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Koyalovich M. Lublin Union or the last Union of the Lithuanian Principality with the Polish Kingdom at the Lublin ...

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Koyalovich M. Lublin Union or the last Union of the Lithuanian Principality with the Polish Kingdom at the Lublin Sejm in 1569.
Lifetime edition.

SPb. Edition of the newspaper Russian Invalid, printed in the Military printing House. 1863, p. 87 Paperback, size 16 x 25 cm. Good condition. Print and lettering on the title and cover, library stickers on the cover.



Mikhail Osipovich (Iosifovich) Koyalovich (20 September [2 October] 1828, Grodno province— 23 August [4 September] 1891, Saint Petersburg) was a Belarusian — Russian historian, political publicist and publisher. Leading representative of the "West Russian" historical school.

Mikhail Koyalovich was born in the town of Kuznitsa, Sokolsky uyezd, Grodno province, in the family of a Uniate (Greek Catholic) priest. His father was a classmate of Metropolitan Joseph (Semashko) at the Main Seminary at the University of Vilna, became a Uniate priest, and then reunited with the Orthodox Church.

Mikhail Osipovich received his education at the Suprasl theological school, which he graduated from in 1845, then at the Lithuanian theological Seminary until 1851. In 1851, he entered the Saint Petersburg theological Academy, from which he graduated in 1855.

From November 6, 1855, Koyalovich taught at the Riga and St. Petersburg theological seminaries, and on may 12, 1856, he became a teacher at the St. Petersburg theological Academy. Russian Russian Russian history in 1856-1862 he worked at the Department of comparative theology and the Russian schism, in 1862-1868 — at the Department of Russian civil and Church history, and from 1868 until his death — at the Department of Russian civil history.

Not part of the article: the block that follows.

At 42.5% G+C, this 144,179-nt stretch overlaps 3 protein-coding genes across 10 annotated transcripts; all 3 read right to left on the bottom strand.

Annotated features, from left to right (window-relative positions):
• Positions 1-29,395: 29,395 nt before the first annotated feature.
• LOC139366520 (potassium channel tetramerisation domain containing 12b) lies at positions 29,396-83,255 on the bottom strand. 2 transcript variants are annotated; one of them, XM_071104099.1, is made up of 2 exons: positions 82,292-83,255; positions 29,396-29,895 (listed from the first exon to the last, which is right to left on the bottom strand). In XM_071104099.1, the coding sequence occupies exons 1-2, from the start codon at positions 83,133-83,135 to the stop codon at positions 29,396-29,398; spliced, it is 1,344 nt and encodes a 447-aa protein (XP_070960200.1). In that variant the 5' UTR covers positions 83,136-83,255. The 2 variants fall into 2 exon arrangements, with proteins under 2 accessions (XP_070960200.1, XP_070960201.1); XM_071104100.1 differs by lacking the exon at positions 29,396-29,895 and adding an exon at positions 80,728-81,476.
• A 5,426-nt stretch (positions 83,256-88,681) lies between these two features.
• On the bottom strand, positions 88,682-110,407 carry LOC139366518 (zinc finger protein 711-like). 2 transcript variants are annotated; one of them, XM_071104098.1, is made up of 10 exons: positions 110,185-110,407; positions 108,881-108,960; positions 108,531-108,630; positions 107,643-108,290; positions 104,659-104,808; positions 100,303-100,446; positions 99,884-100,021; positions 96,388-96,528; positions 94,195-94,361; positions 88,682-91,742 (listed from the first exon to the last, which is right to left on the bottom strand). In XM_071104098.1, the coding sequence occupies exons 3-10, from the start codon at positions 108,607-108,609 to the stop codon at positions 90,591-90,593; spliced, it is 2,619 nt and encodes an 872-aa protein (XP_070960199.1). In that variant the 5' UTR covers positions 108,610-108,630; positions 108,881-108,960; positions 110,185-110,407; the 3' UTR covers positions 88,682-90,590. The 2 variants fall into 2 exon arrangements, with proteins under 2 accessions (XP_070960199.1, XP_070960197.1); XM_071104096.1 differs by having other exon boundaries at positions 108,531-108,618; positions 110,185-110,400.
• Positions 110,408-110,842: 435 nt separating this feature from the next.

On February 5, 1857, Koyalovich was confirmed as a master of theology. Since 1865-member of the Commission for the analysis and description of the archives of the Holy Synod. In 1873, he became a doctor of theology (dissertation " History of the reunification of the Western Russian Uniates of old times (before 1800)") and an ordinary Professor at the St. Petersburg theological Academy, and in 1881 became an honored ordinary Professor.

In 1858, Koyalovich married Nadezhda Platonovna Menchits. He had three sons.

He was buried in the Nikolsky cemetery of the Alexander Nevsky Lavra, where a tombstone was erected.



Published in periodicals-the newspaper "Day", the magazine" Citizen", revealing the topics of Russian-Polish relations, Western Russian history and modernity. Together with his son Mikhail, he published the political and literary weekly magazine Pravda (since 1888).

Koyalovich's research focuses on the history of Uniatism, the Church and General history of the Western region, the history of Russian identity, and the historiography of Russian history. Russian Russian was an adherent and one of the ideologists of Western Russianism, defended the point of view that Belarusians are an original part of the Russian people on a par with the great Russians and little Russians, developed national-monarchical ideas, the idea of the unity of the Russian people. Koyalovich considered the Lithuanians a branch ("tribe") of the West Russian people, along with the Belarusians and little Russians, while calling them"the" Russian guard regiment"that protected Russia from the Prussian and Livonian knights". Russian Russian people live here, and the local Belarusian dialect is a "bridge" between the little Russian and great Russian dialects, according to Koyalovich, the entire history of the North-Western region is Russian history.

Koyalovich was an opponent of historical objectivism: "Don't trust deceptive objectivity, there is less of it in history; in history, almost everything is subjective." The historian considered Slavophil subjectivism to be the best of "subjectivisms": "it is better than others, "the Professor argued, " both in the popular and scientific sense, and even in the sense of possibly correct understanding and assimilation of universal civilization." Russian Russian historical science was well liked in Slavophil circles for his major research "the History of Russian self-consciousness based on historical monuments and scientific works". So, Ivan Aksakov called this work "the most excellent and extremely useful work", and Lev Tikhomirov believed that every thinking person should have this book. In 1865, his work "Historical research on Western Russia" was published, which is of a propaganda nature.

His essay " Readings on the history of Western Russia "(3rd ed. - St. Petersburg, 1884) by the Ministry of public education was awarded the Grand prize named after Emperor Peter the Great.

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